3. I would suggest that you choose between bass-reflex (also called ported) and sealed. Bandpass bass often gives one noe bass and while is can be very efficient the quality of bass is not as good as bass-reflex or sealed. sealed bass is great but is least efficient (need more power and bigger wofoers for same SPL). If you are buildig a box you could build a sealed box and if you find the bass level not adequate convert it into a bass reflex box (taking into consideration that sealed boxes are usually smaller than bass reflex boxes).

that said do you ahve the T/S specs of the driver. The primary specs to note are Fs, Qts, and Vas. Other specs would be BL, Cms, Mms, Mes, MMs, Xmax (linear one-way), and Sens/Eff. Some drivers work better in sealed boxes and other are designed for bass reflex boxes.

Lastly if you areally want bass that will have the definition of sealed bass and some of the efficieny of bass-reflex you could consider transmission line but these boxes are huge and you can kiss your trunk good bye.
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Old 21st September 2005, 10:17   #1735
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Quote:
Originally Posted by aseem
The reason I chose this amp however was the fact that it has 200W RMS in bridged mode as opposed to the Sony 504 and JBL 50.4 which have around 120W RMS. !
120W and 200W is less than 3db difference....see
http://www.team-bhp.com/forum/showth...?t=7500&page=4 (want to buy a good car audio system)
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Old 21st September 2005, 10:26   #1736
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Quote:
Originally Posted by aseem
Sam I dont feel what I had mentioned was totally incorrect. I am aware of the crossover built in the coaxials, however I believe for tweeters a minimum of a 2nd order crossover should be use in order to prevent the tweeter from seeing any bass frequencies and to be safe, since they are most susceptible to damage. Am I totally off track?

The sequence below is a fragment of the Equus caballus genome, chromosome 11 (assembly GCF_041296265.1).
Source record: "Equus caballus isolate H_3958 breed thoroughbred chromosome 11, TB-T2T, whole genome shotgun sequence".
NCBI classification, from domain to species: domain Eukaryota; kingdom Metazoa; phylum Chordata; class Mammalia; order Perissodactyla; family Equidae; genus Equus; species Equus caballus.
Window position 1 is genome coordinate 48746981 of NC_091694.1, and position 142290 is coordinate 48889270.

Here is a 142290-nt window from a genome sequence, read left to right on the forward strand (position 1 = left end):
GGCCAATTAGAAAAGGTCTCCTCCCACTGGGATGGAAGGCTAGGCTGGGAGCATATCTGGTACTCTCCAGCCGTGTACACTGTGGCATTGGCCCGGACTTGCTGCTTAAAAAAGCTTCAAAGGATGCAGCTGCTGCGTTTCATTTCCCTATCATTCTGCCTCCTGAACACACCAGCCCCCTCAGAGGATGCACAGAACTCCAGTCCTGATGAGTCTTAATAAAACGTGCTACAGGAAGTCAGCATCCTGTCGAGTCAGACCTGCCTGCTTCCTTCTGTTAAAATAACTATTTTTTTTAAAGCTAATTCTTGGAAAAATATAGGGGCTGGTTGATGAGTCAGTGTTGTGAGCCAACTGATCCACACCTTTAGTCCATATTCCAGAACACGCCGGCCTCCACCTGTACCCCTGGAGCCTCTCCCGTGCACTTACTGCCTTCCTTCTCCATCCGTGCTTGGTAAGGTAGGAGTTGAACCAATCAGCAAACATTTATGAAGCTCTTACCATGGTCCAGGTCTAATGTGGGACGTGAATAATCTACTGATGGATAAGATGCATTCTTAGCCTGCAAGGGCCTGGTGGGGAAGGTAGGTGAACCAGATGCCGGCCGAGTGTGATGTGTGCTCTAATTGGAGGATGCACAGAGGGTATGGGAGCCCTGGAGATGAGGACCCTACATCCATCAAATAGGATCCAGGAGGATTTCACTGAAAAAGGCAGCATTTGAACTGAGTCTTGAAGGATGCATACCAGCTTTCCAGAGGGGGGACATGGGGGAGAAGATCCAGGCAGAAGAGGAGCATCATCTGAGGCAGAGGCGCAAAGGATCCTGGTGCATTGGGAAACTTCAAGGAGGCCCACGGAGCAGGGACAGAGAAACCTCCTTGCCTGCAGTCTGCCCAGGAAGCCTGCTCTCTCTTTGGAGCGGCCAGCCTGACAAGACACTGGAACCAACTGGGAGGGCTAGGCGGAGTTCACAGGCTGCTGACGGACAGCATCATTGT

most coax drivers have a 6db/octave filter (single cap) at 8kHz or above. the 6db filter is simple and small and cheap and btw also has excellent transient response and low phase shift.

now if your amp has a LPF filter at say 1K only freq. below 1K are being sent to the tweeter. By 1k the tweeter filter (at 6db/octave) has attenuated freq coming to the tweeter by 18db (6db at 4k, 12db at 2k, 18db at 1k) maybe a bit more. since this is normal for the tweeter the tweeter will produce little if any sound.
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Old 21st September 2005, 12:00   #1737
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What about the filter setting if all 4 speakers(front compos and rear) run on 2 channels and the other two are bridged for the sub? Yeah but what then? Filter off on the front two channels and LPF for the sub?
You will not have fader control then (shifting power between front and rear)...

Many HUs come with filtering option...the 9750 I had i my car has an option to put a HPF filter to the speakers...but it happens with all 4 simultaneously and is useful if you have a separate Sub (it also has a separate volume/level (12 levels) control for the sub on the HU). There is another settign where you can use the rear for Bass and the front for the rest

Last edited by Buffetfan : 21st September 2005 at 12:01.
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Old 21st September 2005, 12:38   #1738
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9750 have two modes

NW : High - Mid - Low (active)

Its front stage active with subwoofer at the back, You dun need passive crossovers, you need 5 Channel amplifier, two channel running tweeters, two channel running midbasses and one channel on subwoofer. Make sure you need to have right crossover points on head unit. And amplifier gains matched. No fader works in this case.

STD : Front - Rear - Subwoofer

You have to use passive network. and you need same 5 channel of amplification. two powering front...two rears and one sub...fader works in this case.
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Old 21st September 2005, 13:01   #1739
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or you could run the front and rear outputs (std mode) into an active XO and have an active system with fader.

http://www.crutchfield.com/S-is4Y474...?g=82600&avf=N

Last edited by navin : 21st September 2005 at 13:07.
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Old 21st September 2005, 13:55   #1740
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Hello boys, I am back. My dad was not keeping well and I had to take a break.
I had not thought of this at all. Maybe I can use the HPF for the JBL 426s and let the 936s go full range. Will that have any advantage?